London – The Future Laboratory hosted its Food & Drink Futures Forum yesterday at our Elder Street HQ, where we presented the trends that will shape the sector in the coming year.
From New-wave Aperitifs to Next-generation Protein, we discussed how health and sustainability are investing the food and drink industry with a new sense of purpose. We also launched our latest food and drink macrotrend, Home Eatertainment, which explores how the home is set to play a renewed role in the way we eat, drink and entertain.
We also premiered our latest tribe, Kindred Diners, which profiles consumers on a quest to once again make eating pleasurable, convivial and thoughtful. To bring this to life, The Future Laboratory partnered with Blanch & Shock to create four desserts that each embody the different values of one of four of our different food and drink Tribes.
Due to high demand, we have organised a second date for our Food & Drink Futures Forum at the Corinthia London on 27 November. Tickets are now available in The Future Laboratory Shop.
Patagonia makes unwearable clothing wearable again
Patagonia ReCrafted, US
US – ReCrafted is a new fashion line made from garments that would otherwise have gone to landfill.
Patagonia is transforming damaged goods into entirely new products at its Reno Repair Center in Los Angeles. In 2017, the brand launched Worn Wear, an initiative that invites customers to bring items they no longer want, which are refurbished and sold on an online marketplace.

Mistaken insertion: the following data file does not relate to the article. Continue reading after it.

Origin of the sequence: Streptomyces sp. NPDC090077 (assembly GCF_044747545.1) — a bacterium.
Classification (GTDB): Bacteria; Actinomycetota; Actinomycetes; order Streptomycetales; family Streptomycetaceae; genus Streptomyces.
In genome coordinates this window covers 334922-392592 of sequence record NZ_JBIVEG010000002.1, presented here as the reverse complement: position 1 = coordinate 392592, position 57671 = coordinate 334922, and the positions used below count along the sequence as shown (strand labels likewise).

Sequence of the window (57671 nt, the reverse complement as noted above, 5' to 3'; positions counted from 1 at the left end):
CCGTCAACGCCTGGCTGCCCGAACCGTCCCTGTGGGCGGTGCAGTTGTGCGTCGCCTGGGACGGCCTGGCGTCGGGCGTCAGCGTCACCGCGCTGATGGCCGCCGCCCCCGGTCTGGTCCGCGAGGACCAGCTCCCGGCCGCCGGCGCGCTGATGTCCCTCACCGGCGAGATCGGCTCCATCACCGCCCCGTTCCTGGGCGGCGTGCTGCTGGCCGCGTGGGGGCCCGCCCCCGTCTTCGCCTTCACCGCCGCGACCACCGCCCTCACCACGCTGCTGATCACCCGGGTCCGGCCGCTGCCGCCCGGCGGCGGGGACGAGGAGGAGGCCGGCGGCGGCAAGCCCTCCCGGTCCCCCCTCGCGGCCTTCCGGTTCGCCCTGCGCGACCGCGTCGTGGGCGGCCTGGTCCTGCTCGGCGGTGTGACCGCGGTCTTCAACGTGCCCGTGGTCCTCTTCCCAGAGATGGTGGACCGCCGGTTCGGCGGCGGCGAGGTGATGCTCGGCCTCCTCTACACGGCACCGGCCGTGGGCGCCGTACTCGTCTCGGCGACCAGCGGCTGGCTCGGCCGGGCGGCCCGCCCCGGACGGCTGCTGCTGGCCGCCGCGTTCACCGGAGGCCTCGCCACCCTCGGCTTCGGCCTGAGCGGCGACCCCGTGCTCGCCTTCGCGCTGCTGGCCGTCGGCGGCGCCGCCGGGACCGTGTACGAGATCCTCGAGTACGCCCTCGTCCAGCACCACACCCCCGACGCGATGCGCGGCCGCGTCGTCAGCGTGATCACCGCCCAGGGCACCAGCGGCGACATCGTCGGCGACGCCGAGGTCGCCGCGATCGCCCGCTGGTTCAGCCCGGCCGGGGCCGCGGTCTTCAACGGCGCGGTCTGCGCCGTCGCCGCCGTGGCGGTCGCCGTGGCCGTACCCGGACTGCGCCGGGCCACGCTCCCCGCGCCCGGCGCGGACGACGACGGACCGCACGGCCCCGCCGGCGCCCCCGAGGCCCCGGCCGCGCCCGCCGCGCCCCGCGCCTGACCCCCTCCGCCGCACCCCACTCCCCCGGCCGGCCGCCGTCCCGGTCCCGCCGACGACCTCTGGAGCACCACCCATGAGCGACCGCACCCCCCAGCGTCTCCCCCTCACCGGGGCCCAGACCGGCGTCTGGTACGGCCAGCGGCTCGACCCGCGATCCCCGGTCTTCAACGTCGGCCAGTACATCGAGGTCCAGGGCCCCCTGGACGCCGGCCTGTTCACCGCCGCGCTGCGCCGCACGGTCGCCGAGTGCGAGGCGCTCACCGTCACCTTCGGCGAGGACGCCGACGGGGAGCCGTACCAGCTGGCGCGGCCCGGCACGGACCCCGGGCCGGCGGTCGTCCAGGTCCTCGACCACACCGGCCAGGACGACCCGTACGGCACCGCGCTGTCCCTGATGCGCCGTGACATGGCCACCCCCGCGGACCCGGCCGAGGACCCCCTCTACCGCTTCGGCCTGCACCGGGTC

The ReCrafted service, meanwhile, focuses on items that are beyond repair, turning them into a new collection that includes down jackets, sweaters, T-shirts and bags. The items, which retail for up to £250 ($327, €292), are part of Patagonia’s strategy to extend the lifetime of its garments and lower each item’s environmental footprint.
UK – Created by founder of Wikipedia Jimmy Wales, WT.Social is taking a stand against data-driven business models.
The new social network will not sell user data and relies on the generosity of individual donors instead of advertising. The platform is focused on news and will allow members to edit misleading headlines in an effort to combat fake news. Furthermore, articles will be shared chronologically, rather than appearing algorithmically.
To subscribe to the platform, members must pay £10 ($12.65, €11.45) a month or £80 ($101.20, €91.60) a year. According to Wales, WT.Social has amassed more than 200,000 users just days after its launch. ‘People won’t use it because it is WT.Social,’ the news site says. ‘Facebook, Twitter and other social networks make revenue based on how long you stay on their site looking at and clicking on advertising,’ said Wales in a blog post. ‘Our goal is not clicks but actually being meaningful to your life.’
As explored in our macrotrend Liberation Luxury, a new wave of Privacy Platforms are forming online as a way for consumers to regain control over digital media.
Stat: The text commerce opportunity for brands
Email is no longer the optimal way to reach consumers, according to the 2020 Mobile Consumer Engagement Study by Sinch. The global study found that 40% of consumers admit to having at least 50 unread emails in their inbox, while nearly one in 10 admit to having over 1,000. In addition, young consumers are savvy when it comes to spam – 40% of Millennials and Generation Z maintain a unique email address just for spam emails.
However, the report reveals an opportunity for brands to experiment with mobile messaging, as consumers are considerably less likely to leave unread text messages. Sinch found that just 4% of respondents have 50 or more unread messages on their mobile device.
Text Commerce has evolved since its conception in 2015, as brands turn to messaging platforms such as WhatsApp and Facebook to reach customers on a more personal level.